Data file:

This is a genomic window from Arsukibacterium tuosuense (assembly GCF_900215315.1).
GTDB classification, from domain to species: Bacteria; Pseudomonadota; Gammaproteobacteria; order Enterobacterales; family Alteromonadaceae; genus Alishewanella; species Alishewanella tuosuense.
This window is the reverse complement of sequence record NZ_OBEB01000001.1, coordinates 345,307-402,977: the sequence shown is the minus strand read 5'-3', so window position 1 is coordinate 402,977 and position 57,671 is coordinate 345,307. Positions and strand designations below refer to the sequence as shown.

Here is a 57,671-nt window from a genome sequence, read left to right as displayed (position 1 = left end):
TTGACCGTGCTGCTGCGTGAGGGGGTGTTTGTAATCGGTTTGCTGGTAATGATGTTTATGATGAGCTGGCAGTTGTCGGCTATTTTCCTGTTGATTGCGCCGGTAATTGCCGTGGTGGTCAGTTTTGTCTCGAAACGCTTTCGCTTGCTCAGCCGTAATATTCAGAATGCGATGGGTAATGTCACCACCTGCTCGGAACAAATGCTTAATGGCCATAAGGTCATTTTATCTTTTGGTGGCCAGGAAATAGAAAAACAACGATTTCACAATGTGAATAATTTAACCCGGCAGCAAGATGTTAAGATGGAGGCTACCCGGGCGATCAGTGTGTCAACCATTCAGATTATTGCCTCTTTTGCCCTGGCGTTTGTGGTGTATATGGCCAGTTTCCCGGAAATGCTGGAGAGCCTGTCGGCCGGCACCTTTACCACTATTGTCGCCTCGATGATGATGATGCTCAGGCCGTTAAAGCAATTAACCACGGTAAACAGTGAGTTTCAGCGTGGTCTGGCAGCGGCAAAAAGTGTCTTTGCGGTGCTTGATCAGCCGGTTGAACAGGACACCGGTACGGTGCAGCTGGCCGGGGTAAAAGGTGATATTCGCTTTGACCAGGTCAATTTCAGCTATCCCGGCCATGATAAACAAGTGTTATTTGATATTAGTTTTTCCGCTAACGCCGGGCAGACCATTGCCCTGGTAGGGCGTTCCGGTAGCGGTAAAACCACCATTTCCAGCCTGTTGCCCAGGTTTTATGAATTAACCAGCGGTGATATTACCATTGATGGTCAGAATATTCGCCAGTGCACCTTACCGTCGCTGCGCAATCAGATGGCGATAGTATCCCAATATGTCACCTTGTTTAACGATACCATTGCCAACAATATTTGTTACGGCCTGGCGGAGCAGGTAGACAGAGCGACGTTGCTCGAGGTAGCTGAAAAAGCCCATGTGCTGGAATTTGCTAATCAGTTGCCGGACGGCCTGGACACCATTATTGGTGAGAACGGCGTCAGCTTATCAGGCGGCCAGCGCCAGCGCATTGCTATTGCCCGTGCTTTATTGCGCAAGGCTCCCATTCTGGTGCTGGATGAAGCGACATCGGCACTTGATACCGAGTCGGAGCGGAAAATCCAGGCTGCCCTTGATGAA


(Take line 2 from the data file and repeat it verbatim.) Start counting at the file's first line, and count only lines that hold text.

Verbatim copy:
GTDB classification, from domain to species: Bacteria; Pseudomonadota; Gammaproteobacteria; order Enterobacterales; family Alteromonadaceae; genus Alishewanella; species Alishewanella tuosuense.